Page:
Pros: Its well-researched and original approach to the dark times of Irish history.
Cons: Being unfamiliar with the topic, I found the play difficult to enjoy.
Set backstage during the performances of ground-breaking Irish plays like Yeats’ Cathleen ni Houlihan in 1902, Synge’s The Playboy of the Western World in 1907 and O’Casey’s The Plough and the Stars in 1926, the drama offers an intimate and well-researched perspective on events that led to the Irish Civil War. However if, like me, you come from a different background and don’t know much about this historical period, you might fail to appreciate the value of Neil Weatherall’s intellectual work.
Taking the audience backstage to witness private conversations between Yeats (Tim Hayward), Lady Gregory (Cath Humphry) and Pearse (Justin McKenna) is a brilliant idea and offers an original and informed approach to some of the darkest times of history between Britain and Ireland. The subject is made even more pertinent by the current talks on Brexit and its effects on the Northern Ireland Peace Process, the pressure for the Scottish independence, and the rise of popular nationalism across Europe.
Playwright Neil Weatherall previously undertook high-level roles as a liaison between a major defence contractor and some prominent political institutions, as well as holding RAF intelligence roles in Afghanistan. For his second play, he takes on the role of Director but, despite a cast who all look very much the part, and ingenious staging, he can’t quite offer the necessary charisma to produce a compelling performance.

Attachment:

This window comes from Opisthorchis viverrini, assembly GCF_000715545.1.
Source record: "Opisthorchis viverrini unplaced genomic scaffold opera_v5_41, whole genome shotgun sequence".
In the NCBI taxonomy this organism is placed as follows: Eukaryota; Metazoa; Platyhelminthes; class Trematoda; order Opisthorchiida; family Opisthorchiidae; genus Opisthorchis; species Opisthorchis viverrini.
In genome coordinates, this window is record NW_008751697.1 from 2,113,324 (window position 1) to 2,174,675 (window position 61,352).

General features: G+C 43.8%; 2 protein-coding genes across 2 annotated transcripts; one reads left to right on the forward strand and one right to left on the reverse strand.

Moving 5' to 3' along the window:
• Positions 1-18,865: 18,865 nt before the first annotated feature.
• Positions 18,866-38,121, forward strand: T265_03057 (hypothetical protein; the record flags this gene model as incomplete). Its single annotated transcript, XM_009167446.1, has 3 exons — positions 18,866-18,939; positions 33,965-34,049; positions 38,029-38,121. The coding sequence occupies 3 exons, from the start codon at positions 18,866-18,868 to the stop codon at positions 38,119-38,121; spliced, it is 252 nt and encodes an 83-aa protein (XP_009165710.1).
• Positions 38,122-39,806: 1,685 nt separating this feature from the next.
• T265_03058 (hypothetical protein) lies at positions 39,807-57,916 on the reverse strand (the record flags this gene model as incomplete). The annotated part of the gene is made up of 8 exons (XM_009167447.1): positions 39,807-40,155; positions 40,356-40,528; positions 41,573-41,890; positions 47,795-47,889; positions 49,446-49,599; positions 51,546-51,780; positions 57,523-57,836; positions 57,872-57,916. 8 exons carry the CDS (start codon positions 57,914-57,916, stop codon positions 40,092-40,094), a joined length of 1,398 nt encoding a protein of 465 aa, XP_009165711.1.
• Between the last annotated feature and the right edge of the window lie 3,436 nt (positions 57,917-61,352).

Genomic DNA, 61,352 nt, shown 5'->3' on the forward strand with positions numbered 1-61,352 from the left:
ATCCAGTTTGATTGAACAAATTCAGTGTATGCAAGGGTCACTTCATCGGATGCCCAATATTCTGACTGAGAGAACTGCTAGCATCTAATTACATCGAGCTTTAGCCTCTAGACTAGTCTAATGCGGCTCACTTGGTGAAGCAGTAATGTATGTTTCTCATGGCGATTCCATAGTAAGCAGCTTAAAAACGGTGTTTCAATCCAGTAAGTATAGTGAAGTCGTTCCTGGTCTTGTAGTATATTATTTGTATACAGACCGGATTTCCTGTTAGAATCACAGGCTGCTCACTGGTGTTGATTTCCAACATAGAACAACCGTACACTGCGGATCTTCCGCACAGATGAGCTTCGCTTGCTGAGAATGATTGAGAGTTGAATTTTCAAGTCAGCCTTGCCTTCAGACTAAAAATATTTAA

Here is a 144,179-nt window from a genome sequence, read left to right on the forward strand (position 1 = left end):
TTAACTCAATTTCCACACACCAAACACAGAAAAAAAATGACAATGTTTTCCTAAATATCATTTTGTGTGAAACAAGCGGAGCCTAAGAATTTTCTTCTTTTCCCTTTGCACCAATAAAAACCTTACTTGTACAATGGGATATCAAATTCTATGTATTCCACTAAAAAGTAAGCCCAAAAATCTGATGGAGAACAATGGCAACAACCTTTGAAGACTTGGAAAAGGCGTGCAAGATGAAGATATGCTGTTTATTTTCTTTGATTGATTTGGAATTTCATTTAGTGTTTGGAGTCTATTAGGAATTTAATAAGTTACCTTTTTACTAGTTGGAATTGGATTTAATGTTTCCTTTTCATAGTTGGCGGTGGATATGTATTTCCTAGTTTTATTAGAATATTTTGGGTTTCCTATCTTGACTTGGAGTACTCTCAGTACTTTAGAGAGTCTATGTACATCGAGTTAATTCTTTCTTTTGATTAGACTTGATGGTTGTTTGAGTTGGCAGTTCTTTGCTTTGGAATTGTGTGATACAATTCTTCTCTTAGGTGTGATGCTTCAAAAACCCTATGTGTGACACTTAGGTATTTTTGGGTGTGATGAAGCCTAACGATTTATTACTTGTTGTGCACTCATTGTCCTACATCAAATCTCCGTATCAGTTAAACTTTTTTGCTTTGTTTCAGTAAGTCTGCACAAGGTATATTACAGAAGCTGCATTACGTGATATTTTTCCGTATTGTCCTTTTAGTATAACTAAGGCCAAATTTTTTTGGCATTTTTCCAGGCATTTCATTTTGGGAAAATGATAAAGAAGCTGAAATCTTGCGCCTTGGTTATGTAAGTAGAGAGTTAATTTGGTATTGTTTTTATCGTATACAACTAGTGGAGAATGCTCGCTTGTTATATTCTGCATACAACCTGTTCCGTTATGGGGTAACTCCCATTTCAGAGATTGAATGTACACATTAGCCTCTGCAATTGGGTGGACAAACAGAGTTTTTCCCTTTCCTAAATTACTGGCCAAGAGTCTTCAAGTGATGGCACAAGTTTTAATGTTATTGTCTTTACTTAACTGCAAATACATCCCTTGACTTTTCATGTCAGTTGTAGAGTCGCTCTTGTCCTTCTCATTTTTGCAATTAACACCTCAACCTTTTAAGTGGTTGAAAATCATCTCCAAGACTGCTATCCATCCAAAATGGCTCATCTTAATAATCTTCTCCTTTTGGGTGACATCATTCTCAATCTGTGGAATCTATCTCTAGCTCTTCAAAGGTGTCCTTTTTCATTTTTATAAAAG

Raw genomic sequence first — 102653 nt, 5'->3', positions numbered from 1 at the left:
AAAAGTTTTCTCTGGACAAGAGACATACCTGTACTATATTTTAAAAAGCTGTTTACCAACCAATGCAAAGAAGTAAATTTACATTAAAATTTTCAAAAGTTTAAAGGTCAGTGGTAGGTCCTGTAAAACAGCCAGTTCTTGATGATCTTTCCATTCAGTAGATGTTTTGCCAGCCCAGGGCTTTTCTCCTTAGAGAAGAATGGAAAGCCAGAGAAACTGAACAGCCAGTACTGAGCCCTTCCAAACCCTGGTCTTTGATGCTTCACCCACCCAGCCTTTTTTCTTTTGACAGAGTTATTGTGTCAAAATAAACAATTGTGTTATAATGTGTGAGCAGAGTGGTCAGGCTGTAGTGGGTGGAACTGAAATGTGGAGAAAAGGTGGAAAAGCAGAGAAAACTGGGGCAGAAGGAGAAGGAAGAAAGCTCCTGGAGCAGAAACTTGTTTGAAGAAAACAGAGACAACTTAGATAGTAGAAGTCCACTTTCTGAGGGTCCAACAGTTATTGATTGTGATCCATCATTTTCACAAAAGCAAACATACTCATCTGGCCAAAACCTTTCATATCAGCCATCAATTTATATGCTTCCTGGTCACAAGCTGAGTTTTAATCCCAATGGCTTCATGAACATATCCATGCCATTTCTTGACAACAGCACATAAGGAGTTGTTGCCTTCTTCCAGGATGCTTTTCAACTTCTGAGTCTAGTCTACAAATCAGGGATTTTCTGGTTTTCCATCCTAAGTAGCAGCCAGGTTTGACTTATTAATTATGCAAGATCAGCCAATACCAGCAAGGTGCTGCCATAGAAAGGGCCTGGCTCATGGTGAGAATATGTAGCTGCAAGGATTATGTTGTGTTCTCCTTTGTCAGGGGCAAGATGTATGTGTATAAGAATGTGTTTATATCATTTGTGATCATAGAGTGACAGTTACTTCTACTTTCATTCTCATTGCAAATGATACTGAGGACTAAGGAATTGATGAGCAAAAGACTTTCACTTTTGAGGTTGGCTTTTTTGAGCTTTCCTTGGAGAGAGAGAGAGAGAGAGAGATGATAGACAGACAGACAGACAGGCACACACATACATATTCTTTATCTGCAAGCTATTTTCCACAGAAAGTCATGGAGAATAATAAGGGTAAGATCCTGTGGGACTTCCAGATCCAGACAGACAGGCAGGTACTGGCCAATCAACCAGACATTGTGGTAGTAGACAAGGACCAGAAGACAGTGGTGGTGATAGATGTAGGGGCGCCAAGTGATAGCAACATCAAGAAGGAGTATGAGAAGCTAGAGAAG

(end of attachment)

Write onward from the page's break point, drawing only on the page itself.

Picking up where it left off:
With just a black curtain and a few stools, the set of the Hen and Chickens Theatre is bare, the lighting inconspicuous and the noise coming from the pub below fortuitously suited to the setting. All three characters show a lack of direction, appearing on stage lifeless and often delivering their dialogues as if they were reading them out loud. Despite its short 50-minute running time, the play is not engaging enough and there is an evident gap between the creative’s intention and its translation into action on stage.
The Passion of the Playboy Riots touches on a fascinating subject, whatever is the audience’s cultural background but, in order to be accessible to a wider and more diverse crowd, it could offer a clearer introduction that helps to set the historical context. The story of those people who single-handedly initiated the political and cultural revolution of a whole country, deserves more visceral presentation.
Writer and Director: Neil Weatherall
Producer: Cameron Bell
Box Office: 020 7704 2001
Booking Link: https://www.unrestrictedview.co.uk/the-irish- play/
Booking Until: 8 July 2017